Building Department
9500 Belmont
Franklin Park, IL 60131

Lisa Manzo
Deputy Building Director
Email Lisa Manzo
Evan Acey
Administrative Assistant
Email Evan Acey
Speaks Spanish

Kaitlyn Cejka
Permit / License Coordinator
Summer Lawrence
Code Enforcement Admin
Don “DW” Barnett
Code Enforcement Officer
Email Don Barnett
Michael Janowski
Electrical Inspector
Email Michael Janowski
Giuliano Petrucci
Plumbing Inspector
Email Giuliano Petrucci

 Mike Vonesh
Code Enforcement Officer
Email Mike Vonesh

Tim Hester
Code Enforcement Officer
Email Tim Hetser

Robert Garcia
Health Inspector
Email Robert Garcia
Speaks Spanish

Fire Prevention Bureau
(847) 671-8798
Email the Fire Prevention Bureau



Permit Process

Village Code and the Building Department require permits be granted for nearly all residential work including, carpentry, concrete, plumbing, fencing, roofing, masonry, signage, electrical, fire safety and HVAC.  For questions on whether a permit is required for the work you are planning, please contact the Building Department using the information on the right side of this page.

Depending on the work specified in the permit, one or more inspections may be required to fullfil your obligations under the granted permit.  For details on what inspections are required, and how far in advance you will need to to schedule an inspection, please refer to the information and instructions that accompanied your permit application.

The building permit process helps us understand our local laws and ordinances.  Before any construction or remodeling work begins, application for a permit should be made.  Building permits provide the means for Code Officials to inspect construction to ensure that minimum standards are met and appropriate materials are used.
1. Visit or Call your Local Code Official

The Code Official will ask “What are you planning to do?” and “Where are you planning to do it?  Then, the Code Official will explain the requirements (codes/ordinances) regarding your project.  An application for a building permit will be given to you at this time.

This initial contact will provide the resources and information you will need to make your project a success and avoid potential problems which could cost you time and money.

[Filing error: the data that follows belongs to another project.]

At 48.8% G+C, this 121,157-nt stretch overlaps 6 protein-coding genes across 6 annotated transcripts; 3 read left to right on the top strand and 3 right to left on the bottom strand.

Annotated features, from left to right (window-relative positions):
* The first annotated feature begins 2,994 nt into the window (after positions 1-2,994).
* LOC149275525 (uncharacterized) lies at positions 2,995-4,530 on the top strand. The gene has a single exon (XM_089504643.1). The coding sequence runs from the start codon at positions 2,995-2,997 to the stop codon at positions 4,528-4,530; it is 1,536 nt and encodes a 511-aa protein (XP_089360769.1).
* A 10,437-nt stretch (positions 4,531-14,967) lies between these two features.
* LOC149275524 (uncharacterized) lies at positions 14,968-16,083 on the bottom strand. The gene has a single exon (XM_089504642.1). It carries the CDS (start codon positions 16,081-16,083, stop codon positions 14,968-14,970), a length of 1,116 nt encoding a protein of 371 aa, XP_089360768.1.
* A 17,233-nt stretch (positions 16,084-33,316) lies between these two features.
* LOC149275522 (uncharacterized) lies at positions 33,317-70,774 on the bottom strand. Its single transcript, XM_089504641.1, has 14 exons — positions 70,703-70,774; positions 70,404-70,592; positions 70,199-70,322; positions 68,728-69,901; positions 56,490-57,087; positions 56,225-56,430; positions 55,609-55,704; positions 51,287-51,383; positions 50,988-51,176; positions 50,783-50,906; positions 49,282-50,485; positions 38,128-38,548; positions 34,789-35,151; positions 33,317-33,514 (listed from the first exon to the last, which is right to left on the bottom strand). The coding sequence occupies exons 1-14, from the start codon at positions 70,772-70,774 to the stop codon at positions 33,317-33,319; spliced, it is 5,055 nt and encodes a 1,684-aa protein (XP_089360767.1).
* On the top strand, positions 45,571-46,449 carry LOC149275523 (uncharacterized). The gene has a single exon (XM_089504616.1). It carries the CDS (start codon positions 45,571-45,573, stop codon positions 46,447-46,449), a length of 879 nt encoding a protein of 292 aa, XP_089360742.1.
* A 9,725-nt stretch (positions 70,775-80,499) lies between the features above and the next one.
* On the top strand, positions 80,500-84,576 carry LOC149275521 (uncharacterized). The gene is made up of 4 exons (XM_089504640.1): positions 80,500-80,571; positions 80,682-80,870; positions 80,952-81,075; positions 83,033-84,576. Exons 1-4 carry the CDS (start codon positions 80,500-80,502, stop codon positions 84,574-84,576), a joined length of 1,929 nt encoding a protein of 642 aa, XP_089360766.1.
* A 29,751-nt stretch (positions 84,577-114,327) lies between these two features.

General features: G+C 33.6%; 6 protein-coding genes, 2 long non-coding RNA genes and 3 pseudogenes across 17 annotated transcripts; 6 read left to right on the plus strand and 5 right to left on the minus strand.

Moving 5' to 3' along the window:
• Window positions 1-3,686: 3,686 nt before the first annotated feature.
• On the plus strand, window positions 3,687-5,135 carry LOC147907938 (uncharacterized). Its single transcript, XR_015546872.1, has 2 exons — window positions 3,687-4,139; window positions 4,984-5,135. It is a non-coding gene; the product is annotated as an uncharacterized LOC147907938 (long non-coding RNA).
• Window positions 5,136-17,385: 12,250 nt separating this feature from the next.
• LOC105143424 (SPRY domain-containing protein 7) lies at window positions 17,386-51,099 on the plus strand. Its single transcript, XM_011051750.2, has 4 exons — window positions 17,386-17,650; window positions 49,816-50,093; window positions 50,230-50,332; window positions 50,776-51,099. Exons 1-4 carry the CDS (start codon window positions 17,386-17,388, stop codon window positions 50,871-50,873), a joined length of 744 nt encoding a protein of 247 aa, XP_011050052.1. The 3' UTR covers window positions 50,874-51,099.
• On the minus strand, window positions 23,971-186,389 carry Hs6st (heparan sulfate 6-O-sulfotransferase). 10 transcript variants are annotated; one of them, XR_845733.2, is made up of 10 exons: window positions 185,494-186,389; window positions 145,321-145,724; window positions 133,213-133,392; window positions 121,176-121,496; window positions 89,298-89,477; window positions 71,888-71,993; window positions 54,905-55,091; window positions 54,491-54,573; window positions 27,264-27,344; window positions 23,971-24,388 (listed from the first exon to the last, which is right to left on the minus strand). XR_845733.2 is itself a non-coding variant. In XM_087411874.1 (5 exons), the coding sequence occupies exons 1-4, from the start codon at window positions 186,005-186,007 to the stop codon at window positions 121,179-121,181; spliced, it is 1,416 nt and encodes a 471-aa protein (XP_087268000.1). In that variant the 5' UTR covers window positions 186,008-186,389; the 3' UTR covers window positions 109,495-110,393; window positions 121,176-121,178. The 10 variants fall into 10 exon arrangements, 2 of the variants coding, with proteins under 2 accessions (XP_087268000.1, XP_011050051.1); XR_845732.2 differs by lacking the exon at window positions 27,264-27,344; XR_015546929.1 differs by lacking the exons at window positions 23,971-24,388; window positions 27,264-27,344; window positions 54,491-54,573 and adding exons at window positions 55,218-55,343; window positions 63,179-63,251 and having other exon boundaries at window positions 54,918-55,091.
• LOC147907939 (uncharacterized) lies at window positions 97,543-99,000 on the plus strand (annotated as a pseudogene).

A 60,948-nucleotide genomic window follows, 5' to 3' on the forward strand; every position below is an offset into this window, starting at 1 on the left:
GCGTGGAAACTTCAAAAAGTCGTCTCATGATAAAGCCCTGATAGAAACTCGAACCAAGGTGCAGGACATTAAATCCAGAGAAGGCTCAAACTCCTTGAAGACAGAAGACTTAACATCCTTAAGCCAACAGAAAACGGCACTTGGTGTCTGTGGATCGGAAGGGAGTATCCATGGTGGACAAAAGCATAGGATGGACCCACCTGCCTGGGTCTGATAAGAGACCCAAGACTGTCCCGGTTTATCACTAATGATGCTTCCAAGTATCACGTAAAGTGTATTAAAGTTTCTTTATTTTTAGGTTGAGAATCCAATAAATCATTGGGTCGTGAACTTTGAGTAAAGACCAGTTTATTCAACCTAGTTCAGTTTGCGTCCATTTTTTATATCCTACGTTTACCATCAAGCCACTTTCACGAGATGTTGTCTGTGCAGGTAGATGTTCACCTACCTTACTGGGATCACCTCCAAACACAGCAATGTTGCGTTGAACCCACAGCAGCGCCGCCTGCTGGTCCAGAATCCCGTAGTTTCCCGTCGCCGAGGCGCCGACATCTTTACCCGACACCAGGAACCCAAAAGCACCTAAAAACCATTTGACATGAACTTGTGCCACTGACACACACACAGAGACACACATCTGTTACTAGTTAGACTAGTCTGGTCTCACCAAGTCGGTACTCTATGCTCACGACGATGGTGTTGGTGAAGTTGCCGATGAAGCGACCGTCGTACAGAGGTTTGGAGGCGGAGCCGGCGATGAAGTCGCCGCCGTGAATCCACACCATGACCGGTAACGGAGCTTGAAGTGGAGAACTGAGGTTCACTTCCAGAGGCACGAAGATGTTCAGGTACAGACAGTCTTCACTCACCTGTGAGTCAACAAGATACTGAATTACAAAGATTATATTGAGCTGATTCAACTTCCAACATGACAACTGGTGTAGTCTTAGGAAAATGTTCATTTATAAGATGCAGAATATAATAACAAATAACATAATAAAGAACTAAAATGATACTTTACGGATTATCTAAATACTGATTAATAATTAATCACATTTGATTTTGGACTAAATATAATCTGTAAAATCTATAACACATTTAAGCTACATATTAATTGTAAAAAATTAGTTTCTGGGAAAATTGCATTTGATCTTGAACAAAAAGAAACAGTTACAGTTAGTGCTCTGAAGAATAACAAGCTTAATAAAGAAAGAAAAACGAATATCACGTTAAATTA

2. Submit Application
The permit application requires information about the construction project.  You’ll be asked to document “who” will perform the work, “what” work will be done, “where” the work will be done, “when” the work will be done and “how” the work will be done, as well as the cost of the project.  Sketches, drawings, plans or other documentation of the proposed work may have to be submitted for review.
3. Wait During Review Process
The majority of permit applications are processed with little delay.  The Code Official will determine if your project is in compliance with the construction codes, with the zoning ordinance and with other municipal or state ordinances and statutes.
4. Receive Results of Review Process

If compliance with the code, zoning ordinances and other applicable regulations is approved and a permit issued.  If compliance is not determined, your application as submitted will be denied.  If you are refused a building permit, you can correct the Code violations or appeal the decision.

5. Receive Permit
The building permit is the document granting legal permission to start construction.  You must proceed as approved in the review process.  If a fee is required, it will be collected at this time.  The permit fee helps defray the cost of the Code Official’s time spent in the application process, the review process and on-site inspection process.  The fee also gives you access to the Code Official’s knowledge and experience when and if you have any questions about your construction project.  An additional fee for services, such as water connection and surveys, may be required.
Inspections required for your project will be indicated on the permit.  Most building departments require you to post the building permit in a window or other prominent place at the construction site, keep a copy of the building plans at the site, and bring any proposed changes to the attention of the Code Official immediately.  Changes will require a review and approval in the same manner as the original application.

6. Arrange Inspection Visits
Each major phase of construction must be inspected by the Code Official to make certain the work conforms to the Code, the building permit and the approved plans.  The person responsible for the construction project must request each inspection.
Normally, 24 to 48 hours advance notice is required.
If an inspector finds that some work does not conform to approved plans, the inspector will advise (and possibly provide written notice) that the situation is to be remedied.  If the violation is serious, a stop work order may be posted until the problem is resolved. Another inspection may be necessary before work is resumed.
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